Sunday, August 31, 2003

A Good Film Composer

I found a new film composer that I like a lot: Jan K.P. Kaczmarek. He's a Polish lawyer-turned-composer who has written the scores for films such as Unfaithful, Washington Square,1 and The Third Miracle. My wife and I just rented the latter -- an excellent movie, by the way -- which is how we discovered Kaczmarek.

He has a well-put-together website, and each page plays a clip from one of his scores. My favorite clip so far is "Farewell" from The Third Miracle, which can be heard on both this page and this page. It's a straightforward piano piece -- lots of block chords with seconds and sixths thrown in -- and is quite lovely.

In fact, I just spent a couple of hours transcribing the entire piece onto some staff paper so that my wife or I can play it on the piano. (For all I can tell, you can't buy Kaczmarek's sheet music anywhere.) The melody and bass weren't too hard to transcribe, but it took quite a few hearings to get all the inner voices.

Anyway, check out Kaczmarek's oeuvre. As Aaron Copland once said, "Sometimes in the middle of a concert of new works in New York, I say to myself, 'What's all the fuss about? The boys in Hollywood do this better every day in the week and think nothing of it.'"2

1 Washington Square is a remake of William Wyler's classic film The Heiress, for which Aaron Copland wrote an excellent score. In fact, he won the 1949 Oscar for "Best Scoring of a Dramatic or Comedy Picture," despite the fact that the studio had replaced Copland's title music with a sappy French love song. In describing this ignominious replacement, Andre Previn writes: "It begins with music under the credits; music that is slick, pretty, and utterly vapid. Then, suddenly, approximately two minutes along, there is a gear shift, and Copland's music takes over, spare and angular and gorgeous. It's like suddenly finding a diamond in a can of Heinz beans." Yes, indeed.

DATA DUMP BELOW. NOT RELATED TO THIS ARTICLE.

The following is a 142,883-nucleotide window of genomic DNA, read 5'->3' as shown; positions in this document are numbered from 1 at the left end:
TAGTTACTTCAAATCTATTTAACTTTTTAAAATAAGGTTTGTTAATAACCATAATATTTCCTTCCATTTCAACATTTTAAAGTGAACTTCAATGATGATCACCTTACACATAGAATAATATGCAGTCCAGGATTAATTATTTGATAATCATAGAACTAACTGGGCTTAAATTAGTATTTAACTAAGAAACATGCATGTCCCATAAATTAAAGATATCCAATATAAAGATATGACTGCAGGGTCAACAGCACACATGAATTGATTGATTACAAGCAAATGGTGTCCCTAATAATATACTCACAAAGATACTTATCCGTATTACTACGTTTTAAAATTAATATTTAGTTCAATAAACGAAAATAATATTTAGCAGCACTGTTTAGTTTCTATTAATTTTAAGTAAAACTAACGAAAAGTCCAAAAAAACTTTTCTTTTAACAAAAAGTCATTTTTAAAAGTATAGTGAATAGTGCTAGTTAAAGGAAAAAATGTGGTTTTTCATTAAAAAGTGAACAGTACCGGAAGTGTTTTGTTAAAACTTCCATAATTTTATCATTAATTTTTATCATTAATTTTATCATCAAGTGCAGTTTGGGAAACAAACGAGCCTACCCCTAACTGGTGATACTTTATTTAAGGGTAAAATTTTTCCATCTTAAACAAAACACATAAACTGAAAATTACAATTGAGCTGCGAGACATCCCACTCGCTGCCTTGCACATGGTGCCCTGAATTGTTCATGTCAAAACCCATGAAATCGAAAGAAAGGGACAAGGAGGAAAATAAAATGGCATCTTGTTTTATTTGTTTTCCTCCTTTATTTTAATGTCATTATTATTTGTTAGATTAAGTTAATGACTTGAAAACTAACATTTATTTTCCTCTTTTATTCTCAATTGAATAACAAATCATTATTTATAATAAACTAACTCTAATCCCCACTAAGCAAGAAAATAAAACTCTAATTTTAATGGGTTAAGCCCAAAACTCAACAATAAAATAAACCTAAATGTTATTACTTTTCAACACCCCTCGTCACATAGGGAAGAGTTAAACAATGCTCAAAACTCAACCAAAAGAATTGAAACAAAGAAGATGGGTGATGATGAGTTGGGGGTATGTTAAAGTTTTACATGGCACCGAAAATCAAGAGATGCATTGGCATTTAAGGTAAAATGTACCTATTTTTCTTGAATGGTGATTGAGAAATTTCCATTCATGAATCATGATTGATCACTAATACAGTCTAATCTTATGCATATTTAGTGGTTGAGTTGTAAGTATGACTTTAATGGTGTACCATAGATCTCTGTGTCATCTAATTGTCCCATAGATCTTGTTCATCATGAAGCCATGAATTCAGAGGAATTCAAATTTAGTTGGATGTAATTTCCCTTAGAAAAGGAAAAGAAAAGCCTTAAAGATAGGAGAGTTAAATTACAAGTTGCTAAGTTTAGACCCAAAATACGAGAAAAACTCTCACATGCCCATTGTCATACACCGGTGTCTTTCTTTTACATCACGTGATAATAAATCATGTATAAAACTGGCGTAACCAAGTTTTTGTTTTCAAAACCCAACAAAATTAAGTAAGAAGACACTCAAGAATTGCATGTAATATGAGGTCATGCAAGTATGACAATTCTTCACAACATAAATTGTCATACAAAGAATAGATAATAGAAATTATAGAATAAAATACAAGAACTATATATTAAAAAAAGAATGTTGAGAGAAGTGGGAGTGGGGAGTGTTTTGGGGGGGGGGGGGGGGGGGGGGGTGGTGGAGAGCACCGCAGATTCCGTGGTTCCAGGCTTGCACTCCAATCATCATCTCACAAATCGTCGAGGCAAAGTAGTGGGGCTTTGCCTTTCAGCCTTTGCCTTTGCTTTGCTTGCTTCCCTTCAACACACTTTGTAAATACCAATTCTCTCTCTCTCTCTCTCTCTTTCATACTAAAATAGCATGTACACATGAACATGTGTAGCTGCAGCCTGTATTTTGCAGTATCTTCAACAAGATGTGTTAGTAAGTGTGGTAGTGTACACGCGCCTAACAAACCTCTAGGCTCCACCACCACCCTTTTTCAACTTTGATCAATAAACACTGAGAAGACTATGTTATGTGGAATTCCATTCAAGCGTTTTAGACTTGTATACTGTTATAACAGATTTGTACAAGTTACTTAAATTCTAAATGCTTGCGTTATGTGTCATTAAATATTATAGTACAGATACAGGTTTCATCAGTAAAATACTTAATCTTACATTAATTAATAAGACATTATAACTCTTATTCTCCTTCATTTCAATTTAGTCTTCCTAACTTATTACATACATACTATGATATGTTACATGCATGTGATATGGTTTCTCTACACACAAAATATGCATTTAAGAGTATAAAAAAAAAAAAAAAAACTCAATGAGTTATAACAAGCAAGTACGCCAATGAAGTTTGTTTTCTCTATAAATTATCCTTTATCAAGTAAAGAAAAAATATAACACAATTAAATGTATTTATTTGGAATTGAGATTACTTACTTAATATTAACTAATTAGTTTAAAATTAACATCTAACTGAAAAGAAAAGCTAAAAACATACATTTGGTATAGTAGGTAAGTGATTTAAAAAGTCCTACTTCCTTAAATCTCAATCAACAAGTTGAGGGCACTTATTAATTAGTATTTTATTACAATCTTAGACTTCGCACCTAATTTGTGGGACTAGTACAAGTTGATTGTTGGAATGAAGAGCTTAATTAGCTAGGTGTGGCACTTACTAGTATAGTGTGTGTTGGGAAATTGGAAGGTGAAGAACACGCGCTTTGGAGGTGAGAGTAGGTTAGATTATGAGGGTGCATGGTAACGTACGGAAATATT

2 The Copland quote comes from David Raksin, "Talking Back: A Hollywood Composer States Case for His Craft," New York Times, Feb. 20, 1949; reprinted in the New York Times Encyclopedia of Film, vol. 5 (New York: Times Press, 1984).

How to Be Rich

Don't have siblings. And go to church.

So says this Wash. Post. article describing a couple of new studies:
Observant but tactless people occasionally ask me: If you're so smart, why aren't you rich? After reading two new papers by Ohio State University sociologist Lisa A. Keister, I now know why.

I'm not an only child. And I don't go to church regularly.

Keister, an expert on how families accumulate wealth, has found that having brothers or sisters is likely to cost you money over the course of your lifetime -- and not merely because you inherit a smaller slice of the family fortune. On the other hand, attending religious services (regardless of your religion) seems to be positively associated with acquiring wealth, holding constant the other factors that typically influence net worth.

In the latest issue of Demography, Keister reports that every additional brother or sister significantly diminishes an individual's total accumulated assets as an adult. She found that people with one sibling have, on average, a net worth of about $62,000. "Add another sibling, you go down to about $49,000, add another it goes down to $40,000, then to $24,000," she said. And pity those among us with seven or more siblings: Their average net worth is only $6,000. (My guess is that buying all those Christmas and birthday presents is what's keeping them light in the wallet.)
Maybe if you come from a family of practicing Catholics -- lots of children and unwavering church attendance -- it all balances out.

Saturday, August 30, 2003

City Comforts

David Sucher has several interesting items up at City Comforts. There's this posting about the universality of people's preferences for particular types of landscape and urban design.

And then there's this question:
Where are the land use LAW blogs?
For most people that's not exactly front-and-center as an issue of great concern. In fact some might say "Thank goodness!" I do understand.

* * *
As, to my mind, land use and environmental law encapsulates some of the most interesting, intriguing and relevant areas of the law, I wonder why no one is blogging it? Rhetorical question of course but if I am wrong, which I hope is so, and someone out there is doing it, please let me know.